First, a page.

Pawnbroking: The Hot New (Ancient) Credit Market
Thanks for having me back at Credit Slips! This week I’ll be blogging about two forms of credit that are increasingly popular: auto title lending and pawnshops.
Pawnbroking is back, and in a big way. Recent television shows like Pawn Stars and Hardcore Pawn are a testament to the resurging interest in this ancient form of lending. In a new paper with Susan Payne Carter and Marieke Bos, "The Pawn Industry and Its Customers: The United States and Europe,"we document important facts about the pawn business. Pawnbrokers take collateral or a “pledge,” (anything from jewelry to tools to dental implants!) in exchange for about 50 percent of the item’s resale value, plus interest.
In a follow-up paper published in The Review of Financial and Banking Law, Professor Carter and I show how pawnshops can function quite well in light of the behavioral economics factors driving behavior. Borrowers who pawn items like wedding rings are especially inclined to retrieve their collateral; the sentimentality of their pledge apparently functioning as an efficient commitment device, thwarting off the potential feeling of loss associated with forfeiture of your personal property. (Try to explain to your wife where your wedding ring went!) This type of behavior is fertile ground for examining the nuances of alternative borrowing behavior.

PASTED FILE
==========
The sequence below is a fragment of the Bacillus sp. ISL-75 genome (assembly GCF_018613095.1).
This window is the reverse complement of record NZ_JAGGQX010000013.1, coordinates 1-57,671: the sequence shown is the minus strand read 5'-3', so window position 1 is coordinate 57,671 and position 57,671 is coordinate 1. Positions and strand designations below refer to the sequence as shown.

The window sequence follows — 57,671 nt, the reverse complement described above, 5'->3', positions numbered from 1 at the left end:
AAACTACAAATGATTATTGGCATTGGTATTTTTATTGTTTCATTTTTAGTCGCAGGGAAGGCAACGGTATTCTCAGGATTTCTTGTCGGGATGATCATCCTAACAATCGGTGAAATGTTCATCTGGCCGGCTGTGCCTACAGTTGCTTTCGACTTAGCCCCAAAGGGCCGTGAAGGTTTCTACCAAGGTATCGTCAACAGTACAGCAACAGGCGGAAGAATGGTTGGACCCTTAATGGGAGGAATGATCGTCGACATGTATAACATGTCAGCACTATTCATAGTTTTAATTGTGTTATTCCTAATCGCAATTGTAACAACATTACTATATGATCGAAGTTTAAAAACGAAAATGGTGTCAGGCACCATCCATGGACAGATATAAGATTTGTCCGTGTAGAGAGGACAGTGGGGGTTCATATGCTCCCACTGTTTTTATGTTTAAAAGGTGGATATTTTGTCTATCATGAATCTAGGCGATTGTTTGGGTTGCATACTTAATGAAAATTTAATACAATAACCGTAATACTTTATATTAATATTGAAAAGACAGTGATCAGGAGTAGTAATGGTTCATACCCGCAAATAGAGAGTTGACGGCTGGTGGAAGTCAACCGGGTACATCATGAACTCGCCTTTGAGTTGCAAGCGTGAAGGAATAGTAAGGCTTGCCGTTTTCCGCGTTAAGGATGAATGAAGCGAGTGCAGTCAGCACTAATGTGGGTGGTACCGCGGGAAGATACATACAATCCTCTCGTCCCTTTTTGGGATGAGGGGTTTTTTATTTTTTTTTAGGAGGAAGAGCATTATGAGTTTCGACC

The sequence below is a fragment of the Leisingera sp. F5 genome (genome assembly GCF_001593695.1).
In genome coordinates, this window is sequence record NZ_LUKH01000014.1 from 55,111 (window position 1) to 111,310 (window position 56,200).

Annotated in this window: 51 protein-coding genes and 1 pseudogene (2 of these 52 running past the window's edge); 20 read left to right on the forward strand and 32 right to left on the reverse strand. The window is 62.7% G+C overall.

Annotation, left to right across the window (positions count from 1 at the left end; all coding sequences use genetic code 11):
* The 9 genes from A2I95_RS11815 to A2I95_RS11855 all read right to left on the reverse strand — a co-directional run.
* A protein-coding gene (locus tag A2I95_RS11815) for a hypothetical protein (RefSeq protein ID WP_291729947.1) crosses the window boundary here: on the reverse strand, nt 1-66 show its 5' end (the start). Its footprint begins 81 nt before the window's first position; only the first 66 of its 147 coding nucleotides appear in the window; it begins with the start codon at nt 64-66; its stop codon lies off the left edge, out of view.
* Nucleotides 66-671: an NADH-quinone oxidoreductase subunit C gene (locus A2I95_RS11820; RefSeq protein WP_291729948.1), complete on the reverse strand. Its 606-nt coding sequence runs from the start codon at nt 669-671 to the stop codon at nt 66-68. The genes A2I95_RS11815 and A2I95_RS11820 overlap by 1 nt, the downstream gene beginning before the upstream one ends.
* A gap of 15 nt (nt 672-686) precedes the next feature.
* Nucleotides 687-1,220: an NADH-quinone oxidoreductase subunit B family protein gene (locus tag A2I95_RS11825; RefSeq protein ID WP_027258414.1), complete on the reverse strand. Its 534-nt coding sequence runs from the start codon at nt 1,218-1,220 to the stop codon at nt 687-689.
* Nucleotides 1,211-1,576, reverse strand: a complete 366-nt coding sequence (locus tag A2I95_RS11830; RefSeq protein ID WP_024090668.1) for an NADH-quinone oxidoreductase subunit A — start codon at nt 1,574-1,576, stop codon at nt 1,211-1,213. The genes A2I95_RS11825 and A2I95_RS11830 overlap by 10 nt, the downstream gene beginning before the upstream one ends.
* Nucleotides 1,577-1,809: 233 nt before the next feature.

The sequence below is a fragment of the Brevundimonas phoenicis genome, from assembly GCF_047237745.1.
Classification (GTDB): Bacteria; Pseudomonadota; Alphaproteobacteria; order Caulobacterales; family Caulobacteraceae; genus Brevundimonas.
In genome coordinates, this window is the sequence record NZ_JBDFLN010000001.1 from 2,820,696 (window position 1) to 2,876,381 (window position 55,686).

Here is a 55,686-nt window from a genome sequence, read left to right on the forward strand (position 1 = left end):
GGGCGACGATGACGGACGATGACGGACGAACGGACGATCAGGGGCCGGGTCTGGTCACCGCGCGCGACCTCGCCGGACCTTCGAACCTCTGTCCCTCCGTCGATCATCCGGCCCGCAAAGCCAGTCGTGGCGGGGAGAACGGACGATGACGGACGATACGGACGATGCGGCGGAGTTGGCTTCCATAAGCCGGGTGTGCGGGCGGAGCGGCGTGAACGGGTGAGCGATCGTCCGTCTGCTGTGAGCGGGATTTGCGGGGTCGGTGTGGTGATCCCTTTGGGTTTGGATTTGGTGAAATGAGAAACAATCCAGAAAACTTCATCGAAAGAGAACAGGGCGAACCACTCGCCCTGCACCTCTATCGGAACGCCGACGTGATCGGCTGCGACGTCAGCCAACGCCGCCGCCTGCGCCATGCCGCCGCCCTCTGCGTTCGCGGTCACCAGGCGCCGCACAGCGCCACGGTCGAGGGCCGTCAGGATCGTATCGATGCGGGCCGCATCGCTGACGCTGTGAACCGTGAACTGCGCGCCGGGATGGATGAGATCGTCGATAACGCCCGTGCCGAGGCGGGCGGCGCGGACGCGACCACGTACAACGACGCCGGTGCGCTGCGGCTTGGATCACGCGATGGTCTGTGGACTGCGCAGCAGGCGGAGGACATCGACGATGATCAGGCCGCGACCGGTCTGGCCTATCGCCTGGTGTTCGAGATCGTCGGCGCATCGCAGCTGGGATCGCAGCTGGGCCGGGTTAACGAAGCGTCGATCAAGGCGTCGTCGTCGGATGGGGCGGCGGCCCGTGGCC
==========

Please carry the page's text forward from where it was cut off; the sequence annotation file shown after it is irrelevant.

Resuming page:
In general, so little is known about how pawnshops are used that our main goal is to learn whether pawn credit helps or harms consumers who often have no other options. Marieke Bos’ shows people turn to pawnshops quite rationally. For example, borrowers are more likely than the general population to have low credit scores and to have already exhausted their other credit options. For more on the rationality of pawn borrowers. (See "Rationality in the Consumer Credit Market: Choosing between Alternative and Mainstream Credit").
Once the scourge of the lending world, pawnshops serve seven million Americans a year. Pawnbroking helps borrowers manage their personal finances in a way that wouldn’t be possible with traditional credit options alone.